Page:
Between hearing aid care and hearing aid batteries, I would say “How do I look after my hearing aids properly?” is one of the top questions we’re asked. It comes up almost at every hearing aid fitting.
I understand why because these are expensive devices, so we want them to last as long as possible.
Common Problems With Neglected Hearing Aids
The biggest problem is not cleaning off hearing aids at the end of every night. Earwax and moisture can wreak havoc on a hearing aid, so those are the top two aspects of cleaning to target every day.
To keep the moisture down on a hearing aid with a battery, open the door and let it dry out at night. Also make sure you wipe all the moisture and earwax off so that you’re not getting your sweat or wax into those little teeny ports and plugging up the hearing aids.
Why Is It Important To Look After Your Hearing Aids?
Hearing aids are quite an investment. You can expect to get about four or five years out of them, but we’ve had people that have prolonged that into the six, seven, or eight year mark by looking after them carefully.
Most warranty periods on hearing aids only last three, sometimes four years, and big repairs can cost a lot. Sometimes it makes more sense to upgrade your hearing aids if the warranty has run out or is about to run out because you’ll be saving money in the long run.
Tell-Tale Signs That Your Hearing Aids Need Attention
Both of the biggest signs have to do with sound output.
- If you’re not getting any sound out of it at all, or it sounds plugged up, you might have too much earwax either in the hearing aid or in your ear. Some people just think their hearing aids are dead and they’re not; they just need a quick cleaning.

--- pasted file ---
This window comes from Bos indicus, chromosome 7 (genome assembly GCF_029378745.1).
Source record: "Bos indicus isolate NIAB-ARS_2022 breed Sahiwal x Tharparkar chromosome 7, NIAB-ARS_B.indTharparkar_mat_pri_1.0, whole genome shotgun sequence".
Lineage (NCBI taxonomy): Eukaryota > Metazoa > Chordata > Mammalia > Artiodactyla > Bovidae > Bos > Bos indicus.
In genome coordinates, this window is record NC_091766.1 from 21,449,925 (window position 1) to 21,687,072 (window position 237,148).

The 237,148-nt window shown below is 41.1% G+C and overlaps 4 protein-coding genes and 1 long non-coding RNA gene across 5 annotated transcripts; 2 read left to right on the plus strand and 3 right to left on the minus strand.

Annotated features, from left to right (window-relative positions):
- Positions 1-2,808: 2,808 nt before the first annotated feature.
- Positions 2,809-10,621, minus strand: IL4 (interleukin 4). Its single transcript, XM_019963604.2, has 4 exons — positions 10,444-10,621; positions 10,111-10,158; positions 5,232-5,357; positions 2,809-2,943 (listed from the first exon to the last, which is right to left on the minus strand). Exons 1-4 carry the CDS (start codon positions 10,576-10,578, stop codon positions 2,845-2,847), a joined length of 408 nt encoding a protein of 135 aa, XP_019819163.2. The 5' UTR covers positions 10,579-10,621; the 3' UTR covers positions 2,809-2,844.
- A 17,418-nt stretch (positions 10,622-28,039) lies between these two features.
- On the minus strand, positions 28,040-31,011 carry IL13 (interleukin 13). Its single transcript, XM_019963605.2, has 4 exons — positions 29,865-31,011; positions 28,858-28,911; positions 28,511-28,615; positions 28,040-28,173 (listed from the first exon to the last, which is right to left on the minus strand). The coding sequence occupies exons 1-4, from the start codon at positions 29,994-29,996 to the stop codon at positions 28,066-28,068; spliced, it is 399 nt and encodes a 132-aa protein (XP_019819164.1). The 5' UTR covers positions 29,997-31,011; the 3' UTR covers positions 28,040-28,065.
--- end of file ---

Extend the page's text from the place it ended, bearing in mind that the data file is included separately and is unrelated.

- If you can still hear from them but it’s almost like someone’s turned the volume down on you and you haven’t touched it, they’ll need to be looked at.
Daily Hearing Aid Care Tips
Use a toothbrush to brush down all the sides of the hearing aid every night. We show you how to do that and how to change your wax guards and domes – if you have them.
Air them out at night and wipe them down with a Kleenex or a soft cloth. That usually gets a lot of the debris and stuff out of the small ports, preventing problems later on.
Your cleaning routine depends on the type of hearing aids you have.
- If you have custom, in-the-ear hearing aids, then yes, wiping them down and looking in your wax card or wax basket are very important. Check inside it to make sure you change it if it’s full of wax.
- If you have a receiver or behind-the-ear type of hearing aid, again, wipe it down and make sure to open those battery doors to keep it free of moisture buildup.
- If you have a rechargeable hearing aid, but there’s no battery door to open it, most of these come with a little dehumidifying puck in it that will draw out the moisture. It’s very important to keep on top of those as well.
We look also over the hearing aid here and then use one of the several options people at home don’t have to do a deeper clean.
We have a very powerful dehumidifier that can suck out a lot of the moisture, and we also have a very small vacuum that’s great at getting into those tiny receiver and microphone ports and getting the wax and debris out.
If you or your loved one has hearing aids that require some TLC, try the cleaning steps mentioned above first. If that doesn’t fix it, book a quick appointment and come in so we can give it a deep clean. It’s part of your hearing aid package with us, and we’re always happy to see you.
And feel free to contact your nearest location in Kitchener, Guelph, Simcoe, or Waterloo with any questions.